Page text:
Columbus Big Give

Columbus Area Future Fund Director Eve Jacobson shows Rena Beran of NeighborWorks Northeast Nebraska and Cheri Schrader of the Platte County Historical Society the right way to serve donors during the Columbus Big Give donation drop-off on Friday at Hy-Vee.

Columbus residents on Friday gave thousands of dollars to local nonprofits in the final hours of the Columbus Big Give.

The event, which had previously been a 24-hour event, was expanded to a full week. It began on May 3 and continued through Friday with drop-offs at various local businesses, including Hy-Vee and Supersaver grocery stores. People also donated online at columbusbiggive.org.

“We wanted to focus on the nonprofits in town, on giving, the culture of giving and encouraging people to give to nonprofits that really need our help to continue their work,” said Eve Jacobson, director of the Columbus Area Future Fund and its coordinator for the Big Give.

Jacobson was instrumental in expanding the event in her first year in Columbus. While she said she felt that traffic at Hy-Vee and Supersaver would be slow early on, she also anticipated business picking up by the middle of the afternoon Friday.

“I predicted the morning would be slow because people were getting started with their day,” Jacobson said. “As the day (went) on, I predicted we’d get more donations. I expected it to be a fun day where we can get the message out there about our nonprofits and (hoped) there would be some new donors who have never donated before.”

Several dozen area nonprofits participated in the event, and more than $15,000 had been raised by Friday afternoon. One of those was Sammy’s Superheroes, a 501(c)3 nonprofit based in Columbus raising money for childhood cancer research. The foundation was set up by the family of Sammy Nahorny, who was diagnosed with stage 4, high-risk neuroblastoma — a kind of bone cancer normally found in children under the age of 5 — at age 4.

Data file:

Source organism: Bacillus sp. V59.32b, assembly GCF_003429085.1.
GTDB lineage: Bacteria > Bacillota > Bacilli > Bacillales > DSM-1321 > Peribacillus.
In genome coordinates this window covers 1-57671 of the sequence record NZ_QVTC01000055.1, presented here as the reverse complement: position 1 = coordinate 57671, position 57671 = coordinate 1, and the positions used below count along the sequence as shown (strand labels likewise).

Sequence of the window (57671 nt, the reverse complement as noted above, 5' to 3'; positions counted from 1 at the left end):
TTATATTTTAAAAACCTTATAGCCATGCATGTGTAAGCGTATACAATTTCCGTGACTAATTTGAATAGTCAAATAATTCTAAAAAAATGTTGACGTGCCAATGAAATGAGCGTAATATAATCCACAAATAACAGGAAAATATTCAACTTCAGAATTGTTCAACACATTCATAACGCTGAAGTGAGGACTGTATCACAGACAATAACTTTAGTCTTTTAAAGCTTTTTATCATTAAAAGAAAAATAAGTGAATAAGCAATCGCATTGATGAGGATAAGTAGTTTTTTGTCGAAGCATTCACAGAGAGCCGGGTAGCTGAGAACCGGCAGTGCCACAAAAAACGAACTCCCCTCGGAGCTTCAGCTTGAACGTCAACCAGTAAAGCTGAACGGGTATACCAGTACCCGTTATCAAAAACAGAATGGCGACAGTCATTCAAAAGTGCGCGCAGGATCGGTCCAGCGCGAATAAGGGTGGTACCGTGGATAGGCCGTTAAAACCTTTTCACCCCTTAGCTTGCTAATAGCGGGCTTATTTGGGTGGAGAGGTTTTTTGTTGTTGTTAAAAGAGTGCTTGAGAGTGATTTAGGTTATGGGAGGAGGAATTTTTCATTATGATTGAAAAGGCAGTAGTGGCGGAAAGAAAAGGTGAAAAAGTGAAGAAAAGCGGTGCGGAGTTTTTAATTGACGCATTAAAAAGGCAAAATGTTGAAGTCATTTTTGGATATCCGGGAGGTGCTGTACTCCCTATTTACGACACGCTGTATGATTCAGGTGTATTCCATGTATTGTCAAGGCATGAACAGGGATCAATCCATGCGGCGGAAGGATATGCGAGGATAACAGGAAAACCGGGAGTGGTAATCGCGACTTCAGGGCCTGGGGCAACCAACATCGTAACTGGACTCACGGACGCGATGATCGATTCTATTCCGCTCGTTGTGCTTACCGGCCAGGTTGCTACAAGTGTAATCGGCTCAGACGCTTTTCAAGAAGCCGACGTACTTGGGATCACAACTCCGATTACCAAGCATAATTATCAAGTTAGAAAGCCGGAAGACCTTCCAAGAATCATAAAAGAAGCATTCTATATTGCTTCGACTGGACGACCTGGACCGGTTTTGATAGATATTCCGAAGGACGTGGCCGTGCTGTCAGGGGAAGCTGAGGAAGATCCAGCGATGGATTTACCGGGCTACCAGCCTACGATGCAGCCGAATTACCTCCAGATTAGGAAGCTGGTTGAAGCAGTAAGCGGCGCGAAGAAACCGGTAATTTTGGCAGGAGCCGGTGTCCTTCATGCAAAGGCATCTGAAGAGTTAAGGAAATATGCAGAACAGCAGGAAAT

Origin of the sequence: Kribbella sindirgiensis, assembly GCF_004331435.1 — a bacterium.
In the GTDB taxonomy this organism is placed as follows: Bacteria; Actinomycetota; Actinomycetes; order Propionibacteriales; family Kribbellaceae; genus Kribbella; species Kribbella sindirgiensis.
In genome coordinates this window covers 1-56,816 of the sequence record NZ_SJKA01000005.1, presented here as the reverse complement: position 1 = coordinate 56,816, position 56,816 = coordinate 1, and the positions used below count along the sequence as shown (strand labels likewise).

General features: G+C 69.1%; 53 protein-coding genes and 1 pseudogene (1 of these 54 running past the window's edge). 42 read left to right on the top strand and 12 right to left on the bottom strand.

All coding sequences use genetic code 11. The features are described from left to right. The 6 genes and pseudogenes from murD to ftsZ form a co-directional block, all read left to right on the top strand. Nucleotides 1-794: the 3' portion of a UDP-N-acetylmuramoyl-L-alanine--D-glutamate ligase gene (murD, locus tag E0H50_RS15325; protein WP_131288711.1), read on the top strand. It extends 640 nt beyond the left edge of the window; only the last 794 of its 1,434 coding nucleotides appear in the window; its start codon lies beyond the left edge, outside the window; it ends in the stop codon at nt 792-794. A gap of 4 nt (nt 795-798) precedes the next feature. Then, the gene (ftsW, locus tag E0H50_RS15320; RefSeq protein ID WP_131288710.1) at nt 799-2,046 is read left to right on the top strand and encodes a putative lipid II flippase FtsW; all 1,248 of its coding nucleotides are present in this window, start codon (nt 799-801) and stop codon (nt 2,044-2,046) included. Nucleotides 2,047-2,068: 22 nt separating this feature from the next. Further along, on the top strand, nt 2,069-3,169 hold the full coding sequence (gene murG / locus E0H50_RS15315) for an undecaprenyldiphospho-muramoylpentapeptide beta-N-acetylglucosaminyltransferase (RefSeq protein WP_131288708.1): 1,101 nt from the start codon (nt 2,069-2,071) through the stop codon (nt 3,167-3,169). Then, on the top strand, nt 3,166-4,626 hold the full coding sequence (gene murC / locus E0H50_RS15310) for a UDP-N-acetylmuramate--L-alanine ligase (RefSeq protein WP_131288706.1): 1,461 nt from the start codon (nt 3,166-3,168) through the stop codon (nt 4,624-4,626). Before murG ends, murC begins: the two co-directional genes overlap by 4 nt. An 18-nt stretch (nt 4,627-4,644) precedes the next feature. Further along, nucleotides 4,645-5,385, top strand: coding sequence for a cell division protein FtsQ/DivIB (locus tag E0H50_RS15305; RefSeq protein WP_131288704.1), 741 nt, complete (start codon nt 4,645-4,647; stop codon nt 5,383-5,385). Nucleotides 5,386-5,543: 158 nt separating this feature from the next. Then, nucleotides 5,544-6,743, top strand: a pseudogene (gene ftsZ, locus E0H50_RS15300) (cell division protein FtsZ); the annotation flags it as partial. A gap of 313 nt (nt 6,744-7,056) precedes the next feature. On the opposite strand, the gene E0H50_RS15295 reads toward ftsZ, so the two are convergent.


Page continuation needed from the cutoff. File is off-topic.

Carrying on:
Sammy spent nearly three years in treatment completing chemotherapy and various clinical trials. His family was alarmed at the lack of investment in childhood cancer research and decided to do something about it.

“They originally had T-shirts to just raise money and awareness and they ended up getting so much support and so many donations, that they ended up starting their own foundation,” said Nathan Karges, treasurer of Sammy’s Superheroes and a Northwestern Mutual financial advisor.

Thus, Sammy’s Superheroes was born. The organization supports initiatives and projects that will help doctors get closer to finding a cure for various kinds of childhood cancers.

“We do everything we can to raise money and find research projects that will help eradicate childhood cancer,” Karges said.

Karges said the Big Give is important for his organization because it provides a good place for the charity to get more exposure and for people to give money to the cause.

“We’ve always done well,” Karges said. “I remember last year we had school kids donate nickels and dimes and change because this was something that was important to kids. This is a big time for us, not only to gain funds for the organization locally, but to get awareness out there and have people see our name and give.”

Jacobson’s job is to emphasize the importance of people giving, helping community organizations and improving the City of Columbus. She said events like the Columbus Big Give help to achieve that goal.

“I wanted to see people think of their vision of what they want for Columbus,” Jacobson said. “I want them to look at this group of organizations and these projects and think about what they want for their community. That’s what I want people to get out of the Big Give.”

Zach Roth is a reporter for the Columbus Telegram. Reach him via email at zach.roth@lee.net

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